The Science of Faith

Rationalizing the irrational.

I have a very clear idea of why religion came about. The early humans were starting to grasp concepts which were hard to grasp in their primitive minds. We are talking around 160,000-40,000 years ago. As we evolved as a species, we grew a greater capacity to learn and understand action and consequence. We began to develop ideas about why things happened.

For example: We killed a deer. A big storm came that night and flooded the nearby river, washing out the valley. We must have angered the sky people by our actions. We must offer a sacrifice in return to appease them, and ask for permission to hunt the deer in the future.

It is understandable. As a primitive race, it is hard to see past the physical reasons why things happen. Weather being determined by climate patterns is a foreign idea, requiring complex reasoning which simply didn’t exist at that period in human history. Even though intellectual reasoning was beginning to emerge. Developmentally wise, the brain is built to rationalize, in whatever way it is capable of. Essentially this is were belief in the supernatural begins to conceptualize.

Knowth kerbstone etching. From
Newgrane and the Bend of the Boyne
by Geraldine Stout

While there is nothing recorded during this early religious period, you can see glimpse of it left behind in the monolithic sites, and burial mounds of the Neolithic people around the world. It is widely believed the early modern humans passed down information verbally. As learned skills for survival, eventually evolving into ritualistic practices.

This left a lot of room to develop many unique rituals, based off of individual ideas on why the world works the way it does. Because each group has only their experiences, and environment to learn from.

Pictured above and to the right is an etching on a kerbstone at the Knowth mound in County Meath, Ireland. The meaning behind the etchings lost thousands of years ago. It is a shame we will never truly know the ancient rituals preformed by the ancient people, and the meanings they held.

The old ways were forgotten, as more turned from the ‘hedonistic’ Old Gods. Eventually, as civilizations develop, wars were fought over who’s God was the ‘true God’.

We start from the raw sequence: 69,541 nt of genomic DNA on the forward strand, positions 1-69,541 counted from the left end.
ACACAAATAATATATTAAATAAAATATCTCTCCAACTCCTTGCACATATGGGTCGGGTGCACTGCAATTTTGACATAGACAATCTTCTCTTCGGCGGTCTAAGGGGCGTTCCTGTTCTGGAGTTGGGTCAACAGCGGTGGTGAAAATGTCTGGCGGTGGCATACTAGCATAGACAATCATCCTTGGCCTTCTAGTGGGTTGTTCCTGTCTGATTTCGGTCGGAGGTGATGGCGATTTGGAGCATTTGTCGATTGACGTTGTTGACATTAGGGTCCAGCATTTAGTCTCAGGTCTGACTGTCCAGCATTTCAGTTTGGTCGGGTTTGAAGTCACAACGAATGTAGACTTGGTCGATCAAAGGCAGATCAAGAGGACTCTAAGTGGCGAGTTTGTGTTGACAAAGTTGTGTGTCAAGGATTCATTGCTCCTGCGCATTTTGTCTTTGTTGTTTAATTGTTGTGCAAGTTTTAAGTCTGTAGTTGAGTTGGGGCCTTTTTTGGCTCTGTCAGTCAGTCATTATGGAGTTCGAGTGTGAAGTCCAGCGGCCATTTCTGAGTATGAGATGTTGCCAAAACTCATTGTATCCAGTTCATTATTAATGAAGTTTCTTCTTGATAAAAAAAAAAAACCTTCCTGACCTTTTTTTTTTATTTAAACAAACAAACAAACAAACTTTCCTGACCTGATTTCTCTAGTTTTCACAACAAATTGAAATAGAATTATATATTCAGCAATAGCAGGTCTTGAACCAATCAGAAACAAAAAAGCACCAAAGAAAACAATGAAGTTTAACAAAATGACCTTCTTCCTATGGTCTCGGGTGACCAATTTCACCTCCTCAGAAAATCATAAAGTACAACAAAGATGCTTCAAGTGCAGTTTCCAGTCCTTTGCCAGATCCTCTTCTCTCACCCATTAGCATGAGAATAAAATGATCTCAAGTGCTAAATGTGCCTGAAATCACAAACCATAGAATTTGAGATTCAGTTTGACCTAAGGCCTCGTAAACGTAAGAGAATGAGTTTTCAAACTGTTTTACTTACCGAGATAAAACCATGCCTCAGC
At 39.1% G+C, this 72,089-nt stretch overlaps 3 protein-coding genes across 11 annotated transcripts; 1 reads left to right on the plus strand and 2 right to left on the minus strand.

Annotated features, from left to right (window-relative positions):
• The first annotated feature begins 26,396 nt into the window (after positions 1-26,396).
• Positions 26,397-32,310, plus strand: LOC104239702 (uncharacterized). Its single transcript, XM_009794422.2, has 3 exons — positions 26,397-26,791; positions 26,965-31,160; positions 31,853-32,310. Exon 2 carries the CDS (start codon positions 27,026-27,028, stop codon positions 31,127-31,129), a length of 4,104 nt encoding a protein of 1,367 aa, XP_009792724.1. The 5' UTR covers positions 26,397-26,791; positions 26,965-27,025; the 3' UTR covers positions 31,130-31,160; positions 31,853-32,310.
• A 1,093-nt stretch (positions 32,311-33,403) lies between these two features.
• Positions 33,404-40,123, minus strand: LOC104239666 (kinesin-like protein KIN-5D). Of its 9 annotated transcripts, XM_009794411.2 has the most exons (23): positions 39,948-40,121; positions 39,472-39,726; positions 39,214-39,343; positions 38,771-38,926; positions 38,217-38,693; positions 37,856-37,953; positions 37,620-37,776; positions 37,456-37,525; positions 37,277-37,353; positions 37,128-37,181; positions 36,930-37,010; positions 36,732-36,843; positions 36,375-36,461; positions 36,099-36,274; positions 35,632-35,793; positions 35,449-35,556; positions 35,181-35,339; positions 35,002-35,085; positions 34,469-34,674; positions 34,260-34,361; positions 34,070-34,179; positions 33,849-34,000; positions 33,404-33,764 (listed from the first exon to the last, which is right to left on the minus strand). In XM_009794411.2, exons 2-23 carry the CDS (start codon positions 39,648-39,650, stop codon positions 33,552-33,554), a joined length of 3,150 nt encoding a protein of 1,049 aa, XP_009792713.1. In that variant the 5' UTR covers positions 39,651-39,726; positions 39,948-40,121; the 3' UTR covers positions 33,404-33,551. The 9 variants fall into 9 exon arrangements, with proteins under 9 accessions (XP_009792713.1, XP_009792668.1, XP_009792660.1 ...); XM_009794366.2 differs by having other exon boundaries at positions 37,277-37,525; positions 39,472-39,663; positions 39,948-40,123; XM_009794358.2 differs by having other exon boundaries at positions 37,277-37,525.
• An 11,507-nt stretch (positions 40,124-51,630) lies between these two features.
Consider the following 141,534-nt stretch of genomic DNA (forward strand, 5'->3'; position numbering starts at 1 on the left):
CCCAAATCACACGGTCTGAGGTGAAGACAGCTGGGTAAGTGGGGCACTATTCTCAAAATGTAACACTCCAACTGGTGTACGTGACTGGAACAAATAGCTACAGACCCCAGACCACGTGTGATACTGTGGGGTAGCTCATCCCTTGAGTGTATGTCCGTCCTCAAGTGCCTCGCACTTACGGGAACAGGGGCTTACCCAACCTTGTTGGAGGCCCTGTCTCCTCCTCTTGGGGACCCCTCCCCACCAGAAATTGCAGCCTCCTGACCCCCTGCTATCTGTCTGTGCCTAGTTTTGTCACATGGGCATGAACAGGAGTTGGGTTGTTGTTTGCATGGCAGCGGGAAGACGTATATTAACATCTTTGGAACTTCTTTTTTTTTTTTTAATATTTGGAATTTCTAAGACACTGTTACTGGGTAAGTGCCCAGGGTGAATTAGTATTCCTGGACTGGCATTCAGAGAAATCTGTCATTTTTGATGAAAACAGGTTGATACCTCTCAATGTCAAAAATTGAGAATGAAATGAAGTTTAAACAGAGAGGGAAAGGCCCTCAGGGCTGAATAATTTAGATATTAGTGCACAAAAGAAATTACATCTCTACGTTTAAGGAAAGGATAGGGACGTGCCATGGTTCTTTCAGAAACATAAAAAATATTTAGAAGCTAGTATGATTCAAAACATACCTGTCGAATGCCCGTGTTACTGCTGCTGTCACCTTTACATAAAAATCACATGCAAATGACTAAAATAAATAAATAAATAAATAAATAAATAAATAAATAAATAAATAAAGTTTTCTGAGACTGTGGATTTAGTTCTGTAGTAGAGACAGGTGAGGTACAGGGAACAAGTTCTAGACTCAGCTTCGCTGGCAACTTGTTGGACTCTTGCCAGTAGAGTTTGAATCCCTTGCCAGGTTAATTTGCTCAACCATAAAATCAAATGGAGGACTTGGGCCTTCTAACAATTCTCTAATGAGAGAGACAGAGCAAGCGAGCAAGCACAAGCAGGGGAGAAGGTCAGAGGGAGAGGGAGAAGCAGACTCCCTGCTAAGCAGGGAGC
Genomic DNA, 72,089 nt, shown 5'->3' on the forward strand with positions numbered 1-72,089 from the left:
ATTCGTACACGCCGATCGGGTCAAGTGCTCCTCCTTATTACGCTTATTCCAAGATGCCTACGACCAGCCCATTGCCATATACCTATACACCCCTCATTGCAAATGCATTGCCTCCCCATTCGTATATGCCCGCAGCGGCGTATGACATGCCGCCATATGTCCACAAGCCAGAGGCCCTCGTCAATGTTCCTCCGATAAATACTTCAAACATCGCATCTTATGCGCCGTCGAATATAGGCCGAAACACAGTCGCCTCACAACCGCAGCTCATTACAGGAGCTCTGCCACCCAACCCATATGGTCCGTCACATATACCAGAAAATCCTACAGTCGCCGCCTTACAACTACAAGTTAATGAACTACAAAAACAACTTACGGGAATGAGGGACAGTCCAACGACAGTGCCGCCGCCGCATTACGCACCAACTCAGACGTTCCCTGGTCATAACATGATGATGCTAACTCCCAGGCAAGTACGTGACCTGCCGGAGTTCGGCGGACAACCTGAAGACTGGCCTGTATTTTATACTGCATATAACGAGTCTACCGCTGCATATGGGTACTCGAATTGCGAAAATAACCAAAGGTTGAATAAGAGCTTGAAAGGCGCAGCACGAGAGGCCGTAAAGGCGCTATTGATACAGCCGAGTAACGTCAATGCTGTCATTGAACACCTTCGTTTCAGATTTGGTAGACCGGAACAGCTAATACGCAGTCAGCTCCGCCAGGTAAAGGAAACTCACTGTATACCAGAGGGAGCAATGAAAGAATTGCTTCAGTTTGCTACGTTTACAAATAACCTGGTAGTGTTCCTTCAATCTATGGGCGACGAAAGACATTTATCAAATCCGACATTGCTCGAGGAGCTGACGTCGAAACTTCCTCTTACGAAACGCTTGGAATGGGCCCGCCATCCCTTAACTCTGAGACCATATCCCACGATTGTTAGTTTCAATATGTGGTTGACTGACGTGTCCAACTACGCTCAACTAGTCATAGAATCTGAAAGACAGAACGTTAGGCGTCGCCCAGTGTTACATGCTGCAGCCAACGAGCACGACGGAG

If you go by recorded history, the earliest know recorded religious works were in fact Islamic. Followed closely by Christianity. Which, according to some theology scholars, are just different interpretations of the same God.

A deity is shaped to fit the personal views of a vocal and charismatic ‘prophet’. (My view on all religions summed up in one sentence.)

Something old, something new, something borrowed…

It has been said on many occasions paganism ritual is present in Christianity. I have not studied Islamic faith extensively, so I don’t know if there is evidence of paganism in their teachings. Though, I would venture to guess there is.

Bronze age Burial depiction

As I said above, it is very much present in early, and modern Christian practices, and writings. God demanding the sacrifice of a son. Jesus’ birth coinciding with the Yule sabbath. The preforming of miracles. The messiah raising from the dead. The power of prayer and intention. The burning of sacred herbs. The banishing of evil spirits, and the belief in an afterlife. Having a priest consecrate, well anything, making it sacred through the power of touch and word, even dipping it in holy water. All rituals steeped in supernatural symbolism and belief.

Diagram taken from Newgrange and the Bend of the Boyne written by Geraldine Stout. This is an example of the blending of Paganism and Christianity. By incorporating the image of the cross into established burial rituals it creates the illusion of a seamless shifting between religious practice. Though the transition itself was far from such; as history shows us.

When developing spiritual ideals, you fall back on the life experience you have acquired over the years. This includes the ritualistic practices and core belief systems you were taught from an early age. If those ideals don’t jive with your experiences as you age, you scrap what doesn’t fit, reshaping and molding it into something that does.

These early prophets still practiced the rituals they grew up with, but under a new God shaped to fit what they knew to be ‘true’ about the world. Then, in order to make it legitimate, they began writing it down; the way they wished it to be remembered. Behold the mighty power of the written word.

I think this is what draws me in; wanting to know more about the pagan roots of religion. That, and the nagging feeling that science can’t explain everything. The knowledge that even science has a corner in the supernatural realm (String theory anyone?), allows me to rationalize that maybe energy and auras aren’t too far fetched. Maybe practical and practicing don’t have to be separate concepts. Finding parallels between faith and science, isn’t difficult to do. You only have to care enough to look. A minor matter of molding and perspective.